The Big Jewish Question on My Mind:
Successfully Navigating a Merger of Day Schools
By Rabbi Ari Leubitz
[This is the second in a five-part series on “Big Questions on Our Jewish Minds,” featuring alumni of the Day School Leadership Training Institute (DSLTI), part of the Leadership Commons at the William Davidson Graduate School of Jewish Education JTS. You can join our series’ authors in conversation at the “Big Jewish Questions on Our Minds” session during the Prizmah Jewish Day School Conference coming up in March in Atlanta, Georgia.]
In our current academic landscape, conversations about day school mergers seem more prevalent and important than ever, though they are often difficult conversations to start and sustain. There are many reasons for a merger – from economic benefits to mission realignment to political needs. Regardless of the reason, the opportunity to merge creates both tremendous potential and significant challenge. I know this from personal experience. When merging schools and merging cultures, everything takes on a symbolic and emotional nature.
Merging and changing cultures is exhausting work. It can often feel as if even the small things become big issues. The literature speaks of school change as a “loss” for people. As people are processing the loss, many new issues arise. What may seem like a normal school event often turns into a clash of “what it used to be, what it should have been, and what it needs to be.” For example, planning a celebration for students at the end of their middle school career now becomes: “do eighth-graders actually graduate in a K-12 school?” Enforcing a dress code or uniform policy becomes a “what we did vs. what they did.” The lunch protocol and menu become “what they used to serve and where on- (or off-) campus we can eat.” Even the mascot becomes a heated emotional discussion of “keeping our legacy, memory, connection vs. establishing and chartering a NEW identity for the NEW school.” Discussions or debates of any of these seemingly small issues create the notion of needing a winner and a loser. That is never a constructive dynamic.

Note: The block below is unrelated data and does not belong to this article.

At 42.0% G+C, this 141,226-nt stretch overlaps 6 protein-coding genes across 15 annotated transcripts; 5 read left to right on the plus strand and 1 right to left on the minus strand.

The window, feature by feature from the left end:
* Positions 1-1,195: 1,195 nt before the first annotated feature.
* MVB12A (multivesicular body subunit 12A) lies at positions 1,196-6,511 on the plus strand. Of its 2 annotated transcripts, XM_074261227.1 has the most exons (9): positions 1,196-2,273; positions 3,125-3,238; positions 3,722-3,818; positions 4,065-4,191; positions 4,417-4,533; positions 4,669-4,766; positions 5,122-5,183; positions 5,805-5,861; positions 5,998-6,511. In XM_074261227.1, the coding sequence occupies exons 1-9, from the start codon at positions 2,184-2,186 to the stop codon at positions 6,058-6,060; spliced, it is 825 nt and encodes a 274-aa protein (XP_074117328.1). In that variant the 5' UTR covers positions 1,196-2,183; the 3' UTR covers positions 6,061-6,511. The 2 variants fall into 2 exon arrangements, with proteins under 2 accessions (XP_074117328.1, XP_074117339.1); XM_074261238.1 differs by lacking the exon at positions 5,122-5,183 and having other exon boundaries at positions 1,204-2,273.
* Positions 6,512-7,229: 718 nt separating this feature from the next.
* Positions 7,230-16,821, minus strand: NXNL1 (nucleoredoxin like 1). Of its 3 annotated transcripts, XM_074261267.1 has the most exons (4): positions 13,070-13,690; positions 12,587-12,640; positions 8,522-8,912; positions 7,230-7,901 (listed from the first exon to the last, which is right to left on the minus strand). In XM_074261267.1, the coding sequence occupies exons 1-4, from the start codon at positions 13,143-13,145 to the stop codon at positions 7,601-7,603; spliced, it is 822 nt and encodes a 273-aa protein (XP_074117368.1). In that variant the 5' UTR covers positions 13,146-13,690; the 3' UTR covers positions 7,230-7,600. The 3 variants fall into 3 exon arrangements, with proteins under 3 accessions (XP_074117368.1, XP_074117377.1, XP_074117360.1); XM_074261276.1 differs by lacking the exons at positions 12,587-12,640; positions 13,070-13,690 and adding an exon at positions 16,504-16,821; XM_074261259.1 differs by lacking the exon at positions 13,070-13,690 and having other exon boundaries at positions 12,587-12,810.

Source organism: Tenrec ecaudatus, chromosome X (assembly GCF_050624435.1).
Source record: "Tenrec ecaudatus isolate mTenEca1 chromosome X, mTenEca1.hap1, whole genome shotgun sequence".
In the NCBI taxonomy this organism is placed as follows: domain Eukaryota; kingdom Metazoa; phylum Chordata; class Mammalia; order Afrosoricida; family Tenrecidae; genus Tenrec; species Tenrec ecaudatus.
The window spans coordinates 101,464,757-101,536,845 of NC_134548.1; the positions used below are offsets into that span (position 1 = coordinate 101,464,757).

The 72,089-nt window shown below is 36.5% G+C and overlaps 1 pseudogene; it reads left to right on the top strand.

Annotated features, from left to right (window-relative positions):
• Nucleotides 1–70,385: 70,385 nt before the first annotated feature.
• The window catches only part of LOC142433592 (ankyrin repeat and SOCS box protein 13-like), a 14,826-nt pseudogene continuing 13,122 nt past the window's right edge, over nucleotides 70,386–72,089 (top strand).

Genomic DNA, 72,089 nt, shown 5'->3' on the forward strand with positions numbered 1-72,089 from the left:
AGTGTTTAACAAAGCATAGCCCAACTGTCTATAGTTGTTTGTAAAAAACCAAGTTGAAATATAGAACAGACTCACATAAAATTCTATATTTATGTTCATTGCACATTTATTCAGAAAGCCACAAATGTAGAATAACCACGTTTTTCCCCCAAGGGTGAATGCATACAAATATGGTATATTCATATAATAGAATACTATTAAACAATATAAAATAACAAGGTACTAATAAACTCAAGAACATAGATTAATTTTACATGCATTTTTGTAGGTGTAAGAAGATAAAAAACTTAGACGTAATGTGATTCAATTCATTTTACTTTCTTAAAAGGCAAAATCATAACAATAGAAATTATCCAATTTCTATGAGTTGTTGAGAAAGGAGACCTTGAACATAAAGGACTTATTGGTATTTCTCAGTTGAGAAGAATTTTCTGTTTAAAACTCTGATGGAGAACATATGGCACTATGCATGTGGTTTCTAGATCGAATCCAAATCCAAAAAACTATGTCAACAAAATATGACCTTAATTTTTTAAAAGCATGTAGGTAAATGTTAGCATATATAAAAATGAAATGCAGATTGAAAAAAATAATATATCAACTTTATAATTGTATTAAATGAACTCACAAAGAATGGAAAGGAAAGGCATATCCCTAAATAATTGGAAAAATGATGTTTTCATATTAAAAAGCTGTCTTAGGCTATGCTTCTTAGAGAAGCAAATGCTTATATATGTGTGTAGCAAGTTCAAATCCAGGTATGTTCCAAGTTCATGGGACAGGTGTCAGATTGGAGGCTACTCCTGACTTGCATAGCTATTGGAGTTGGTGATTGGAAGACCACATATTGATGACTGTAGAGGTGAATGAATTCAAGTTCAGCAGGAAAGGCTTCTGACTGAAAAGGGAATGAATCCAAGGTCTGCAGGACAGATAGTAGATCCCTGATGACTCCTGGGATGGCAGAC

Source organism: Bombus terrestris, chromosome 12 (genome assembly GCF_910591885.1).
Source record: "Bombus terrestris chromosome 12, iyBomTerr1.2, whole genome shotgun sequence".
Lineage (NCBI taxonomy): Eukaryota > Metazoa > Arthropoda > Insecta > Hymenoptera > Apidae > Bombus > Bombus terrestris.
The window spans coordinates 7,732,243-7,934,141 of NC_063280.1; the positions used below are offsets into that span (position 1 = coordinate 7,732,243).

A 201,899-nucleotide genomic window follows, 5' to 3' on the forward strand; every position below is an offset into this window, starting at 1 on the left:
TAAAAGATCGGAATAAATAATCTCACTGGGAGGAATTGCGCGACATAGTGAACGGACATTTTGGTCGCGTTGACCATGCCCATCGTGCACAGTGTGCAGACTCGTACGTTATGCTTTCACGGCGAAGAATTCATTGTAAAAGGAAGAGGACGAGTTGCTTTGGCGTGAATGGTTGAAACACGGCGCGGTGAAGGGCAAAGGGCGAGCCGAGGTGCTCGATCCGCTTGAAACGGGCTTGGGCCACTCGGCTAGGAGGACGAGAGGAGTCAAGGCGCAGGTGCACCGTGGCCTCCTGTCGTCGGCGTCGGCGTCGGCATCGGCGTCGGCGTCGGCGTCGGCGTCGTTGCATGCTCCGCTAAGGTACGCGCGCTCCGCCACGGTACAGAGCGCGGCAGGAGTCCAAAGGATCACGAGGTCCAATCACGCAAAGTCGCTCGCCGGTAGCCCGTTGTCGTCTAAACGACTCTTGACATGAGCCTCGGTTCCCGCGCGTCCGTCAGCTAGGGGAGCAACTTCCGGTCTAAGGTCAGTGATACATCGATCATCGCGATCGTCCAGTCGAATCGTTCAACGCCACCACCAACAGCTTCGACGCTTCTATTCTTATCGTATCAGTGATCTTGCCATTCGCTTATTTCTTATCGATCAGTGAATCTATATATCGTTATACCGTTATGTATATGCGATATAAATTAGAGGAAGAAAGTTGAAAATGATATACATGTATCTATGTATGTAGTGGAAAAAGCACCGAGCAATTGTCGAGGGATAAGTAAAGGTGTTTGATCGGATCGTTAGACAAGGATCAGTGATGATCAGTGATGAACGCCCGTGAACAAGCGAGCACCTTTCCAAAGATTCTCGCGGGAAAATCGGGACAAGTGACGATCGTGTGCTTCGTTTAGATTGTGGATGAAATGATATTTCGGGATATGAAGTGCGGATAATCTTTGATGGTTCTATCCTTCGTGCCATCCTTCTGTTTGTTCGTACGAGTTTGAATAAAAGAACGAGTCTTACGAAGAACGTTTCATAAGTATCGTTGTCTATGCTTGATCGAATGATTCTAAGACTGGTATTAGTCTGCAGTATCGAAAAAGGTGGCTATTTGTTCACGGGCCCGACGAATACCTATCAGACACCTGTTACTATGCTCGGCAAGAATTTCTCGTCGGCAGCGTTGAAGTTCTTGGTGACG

In 2016, I joined the recently formed Atlanta Jewish Academy (AJA) as Head of School. AJA was the merger of two existing schools, both long-standing institutions in Atlanta, each with a different culture and mission. I certainly had my work cut out for me, and it was a challenge. Looking back, I know it was worth all the exhaustive effort to build the school we have today.
Even with all the tools we have to navigate changes smoothly, and as much as we know about how cultures take time to change, the change itself always takes longer than we might think. It can be frustrating, particularly when, despite our best efforts, the culture reverts to its old ways of doing things. It takes focus and perseverance to keep it on track to the new direction. I learned so much through our process that is worth sharing.